For example in the critical determinant of education, while literacy and numeracy levels in primary school have improved along with school retention rates, by both these measures Indigenous children in Australia continue to end up with a significantly poorer education than their non-Indigenous counterparts.109 It is also important to note that there may also be a significant lag in effect from improvements in education.
Similarly, with employment and income: while it appears that unemployment rates fell from 30% in 1994 to 20% in 2002 for Aboriginal and Torres Strait Islander people aged 18 to 64 years, these results must take into account the possible masking effect of CDEP, the relatively low degree of labour force participation, and the high number of long-term unemployed. Significantly, 42% of Indigenous adults in 2002 were in the lowest quintile of incomes (as measured by equivalised gross weekly household income). These figures would lead us to conclude that poverty continues to be a major driver of poor health outcomes in the Australian Indigenous community.110
There are also signs that exposure to violence, child abuse and neglect and contact with the criminal justice system (including imprisonment) are trending worse, and that physical activity is declining and overweight and obesity are increasing.111
This would lead to the conclusion that the high levels of disadvantage many Indigenous communities face in terms of income, education and infrastructure, continue to exert a dominant negative effect on health, one which the increased level of primary health care access has been able to modify but not conclusively reverse. The conclusion in the Northern Territory at least is that these social determinants continue to drive high levels of ill health, and that under these circumstance improved primary health care services can at best provide a brake on what would otherwise be accelerating mortality rates.112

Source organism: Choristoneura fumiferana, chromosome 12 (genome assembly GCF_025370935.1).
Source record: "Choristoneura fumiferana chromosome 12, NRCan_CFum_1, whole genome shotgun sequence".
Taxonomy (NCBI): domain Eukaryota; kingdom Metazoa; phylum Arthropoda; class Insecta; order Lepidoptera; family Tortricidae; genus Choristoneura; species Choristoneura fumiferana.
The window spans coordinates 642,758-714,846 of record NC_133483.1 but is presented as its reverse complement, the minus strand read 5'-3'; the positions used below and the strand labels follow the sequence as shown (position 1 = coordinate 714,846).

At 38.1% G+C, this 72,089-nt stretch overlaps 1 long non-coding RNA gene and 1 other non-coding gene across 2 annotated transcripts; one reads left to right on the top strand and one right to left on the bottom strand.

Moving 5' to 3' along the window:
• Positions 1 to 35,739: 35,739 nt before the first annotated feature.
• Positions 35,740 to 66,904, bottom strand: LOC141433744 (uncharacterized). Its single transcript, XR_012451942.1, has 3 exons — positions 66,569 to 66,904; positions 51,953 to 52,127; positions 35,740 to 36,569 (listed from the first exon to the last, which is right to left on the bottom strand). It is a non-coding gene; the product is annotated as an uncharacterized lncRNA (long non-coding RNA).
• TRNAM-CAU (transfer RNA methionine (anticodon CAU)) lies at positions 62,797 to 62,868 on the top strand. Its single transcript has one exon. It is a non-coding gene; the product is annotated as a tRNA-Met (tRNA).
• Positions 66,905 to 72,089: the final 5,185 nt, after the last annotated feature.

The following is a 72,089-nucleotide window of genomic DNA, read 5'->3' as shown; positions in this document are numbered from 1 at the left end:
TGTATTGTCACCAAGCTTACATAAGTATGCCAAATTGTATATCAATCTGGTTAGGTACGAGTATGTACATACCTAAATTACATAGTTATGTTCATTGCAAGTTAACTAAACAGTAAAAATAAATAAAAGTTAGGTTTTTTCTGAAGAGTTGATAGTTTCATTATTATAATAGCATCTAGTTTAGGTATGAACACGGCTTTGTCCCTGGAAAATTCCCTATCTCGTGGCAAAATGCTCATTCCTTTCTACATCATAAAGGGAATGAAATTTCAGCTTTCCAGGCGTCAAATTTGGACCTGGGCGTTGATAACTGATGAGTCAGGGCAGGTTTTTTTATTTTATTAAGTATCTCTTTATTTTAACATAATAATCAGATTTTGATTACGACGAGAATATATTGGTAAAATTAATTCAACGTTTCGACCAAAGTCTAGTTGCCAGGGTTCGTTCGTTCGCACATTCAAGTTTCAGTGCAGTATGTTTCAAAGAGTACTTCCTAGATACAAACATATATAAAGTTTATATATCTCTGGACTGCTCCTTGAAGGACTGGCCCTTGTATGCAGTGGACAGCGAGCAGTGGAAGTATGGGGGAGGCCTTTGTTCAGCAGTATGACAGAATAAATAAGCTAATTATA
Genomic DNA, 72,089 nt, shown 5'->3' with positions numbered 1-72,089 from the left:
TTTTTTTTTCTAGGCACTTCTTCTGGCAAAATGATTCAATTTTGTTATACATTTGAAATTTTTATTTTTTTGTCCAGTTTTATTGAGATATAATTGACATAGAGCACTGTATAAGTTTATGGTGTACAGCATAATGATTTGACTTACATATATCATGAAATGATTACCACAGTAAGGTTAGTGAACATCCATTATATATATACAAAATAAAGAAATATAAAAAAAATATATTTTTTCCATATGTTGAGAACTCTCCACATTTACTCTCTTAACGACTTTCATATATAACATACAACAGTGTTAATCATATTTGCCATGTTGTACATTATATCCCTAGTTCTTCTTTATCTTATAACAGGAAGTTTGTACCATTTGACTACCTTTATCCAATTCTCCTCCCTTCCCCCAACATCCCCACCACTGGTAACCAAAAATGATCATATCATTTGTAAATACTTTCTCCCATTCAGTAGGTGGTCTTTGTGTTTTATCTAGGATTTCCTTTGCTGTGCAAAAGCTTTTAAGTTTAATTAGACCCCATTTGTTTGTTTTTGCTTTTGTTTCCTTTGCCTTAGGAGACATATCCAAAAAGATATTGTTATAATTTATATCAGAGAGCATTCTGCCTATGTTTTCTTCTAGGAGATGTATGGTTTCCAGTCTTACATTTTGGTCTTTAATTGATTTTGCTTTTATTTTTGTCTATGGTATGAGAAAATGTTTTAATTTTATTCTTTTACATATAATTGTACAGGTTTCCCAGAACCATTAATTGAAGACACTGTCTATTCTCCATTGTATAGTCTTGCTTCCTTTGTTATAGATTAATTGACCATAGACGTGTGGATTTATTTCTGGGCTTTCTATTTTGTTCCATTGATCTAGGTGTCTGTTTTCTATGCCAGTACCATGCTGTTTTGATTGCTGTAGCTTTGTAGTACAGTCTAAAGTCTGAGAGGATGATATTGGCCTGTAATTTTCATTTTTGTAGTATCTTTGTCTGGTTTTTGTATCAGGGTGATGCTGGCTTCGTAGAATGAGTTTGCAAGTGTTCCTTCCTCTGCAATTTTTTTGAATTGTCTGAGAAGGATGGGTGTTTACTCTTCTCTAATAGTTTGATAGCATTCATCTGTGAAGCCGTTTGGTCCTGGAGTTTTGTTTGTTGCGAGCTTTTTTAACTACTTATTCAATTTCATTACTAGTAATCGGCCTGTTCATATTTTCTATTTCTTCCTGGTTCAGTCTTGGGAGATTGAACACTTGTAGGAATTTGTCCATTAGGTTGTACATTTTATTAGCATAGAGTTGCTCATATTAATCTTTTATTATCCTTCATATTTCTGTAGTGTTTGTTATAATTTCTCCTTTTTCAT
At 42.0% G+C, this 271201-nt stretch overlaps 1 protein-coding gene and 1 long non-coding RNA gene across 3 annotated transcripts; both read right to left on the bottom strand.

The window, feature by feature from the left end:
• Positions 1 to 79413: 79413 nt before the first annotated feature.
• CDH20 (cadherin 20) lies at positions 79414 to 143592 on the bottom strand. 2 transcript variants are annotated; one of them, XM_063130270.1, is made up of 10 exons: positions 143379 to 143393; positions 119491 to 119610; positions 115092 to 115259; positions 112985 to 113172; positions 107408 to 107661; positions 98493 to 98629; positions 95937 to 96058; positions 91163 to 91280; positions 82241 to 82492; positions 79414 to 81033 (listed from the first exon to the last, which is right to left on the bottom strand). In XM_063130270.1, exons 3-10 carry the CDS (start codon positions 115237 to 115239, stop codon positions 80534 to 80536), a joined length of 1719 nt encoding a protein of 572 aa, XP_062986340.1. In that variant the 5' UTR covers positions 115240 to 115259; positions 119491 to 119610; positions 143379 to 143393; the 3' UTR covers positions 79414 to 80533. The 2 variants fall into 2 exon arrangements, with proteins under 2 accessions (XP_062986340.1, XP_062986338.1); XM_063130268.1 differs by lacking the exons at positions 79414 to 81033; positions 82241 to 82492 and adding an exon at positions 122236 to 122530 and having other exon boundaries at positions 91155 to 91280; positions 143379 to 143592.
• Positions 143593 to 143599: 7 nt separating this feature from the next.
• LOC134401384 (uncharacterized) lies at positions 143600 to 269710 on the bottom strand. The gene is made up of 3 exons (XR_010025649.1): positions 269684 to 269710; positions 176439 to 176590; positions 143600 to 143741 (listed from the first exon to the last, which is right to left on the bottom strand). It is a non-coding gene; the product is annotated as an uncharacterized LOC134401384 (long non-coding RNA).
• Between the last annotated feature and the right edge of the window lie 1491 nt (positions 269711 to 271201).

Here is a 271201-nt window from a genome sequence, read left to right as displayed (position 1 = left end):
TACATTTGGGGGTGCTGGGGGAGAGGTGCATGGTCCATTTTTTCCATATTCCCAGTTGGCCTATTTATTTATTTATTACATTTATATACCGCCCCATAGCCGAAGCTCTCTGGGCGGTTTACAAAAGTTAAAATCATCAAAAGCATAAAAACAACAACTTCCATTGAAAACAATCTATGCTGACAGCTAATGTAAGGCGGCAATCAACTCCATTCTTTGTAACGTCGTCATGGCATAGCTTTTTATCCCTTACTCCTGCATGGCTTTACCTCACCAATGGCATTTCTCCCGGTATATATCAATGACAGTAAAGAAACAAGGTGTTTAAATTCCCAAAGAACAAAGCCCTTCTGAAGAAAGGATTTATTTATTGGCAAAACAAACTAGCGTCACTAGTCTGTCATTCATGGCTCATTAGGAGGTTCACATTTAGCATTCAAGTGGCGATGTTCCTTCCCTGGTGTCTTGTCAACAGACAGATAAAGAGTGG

The relatively modest evidence for a primary health care contribution to changes in life expectancy and mortality at a national or jurisdictional level is fundamentally a product of the (at best) modest health gains made by the Aboriginal and Torres Strait Islander population.
Consistent with the international evidence, it seems that Aboriginal and Torres Strait Islander people have yet to reap the full benefits of primary health care that their Indigenous counterparts overseas have achieved. The evidence points to further and sustained investment in primary health care, along with action on the social determinants, as a crucial strategy for ‘closing the gap’ in life expectancy between Indigenous and non-Indigenous Australians.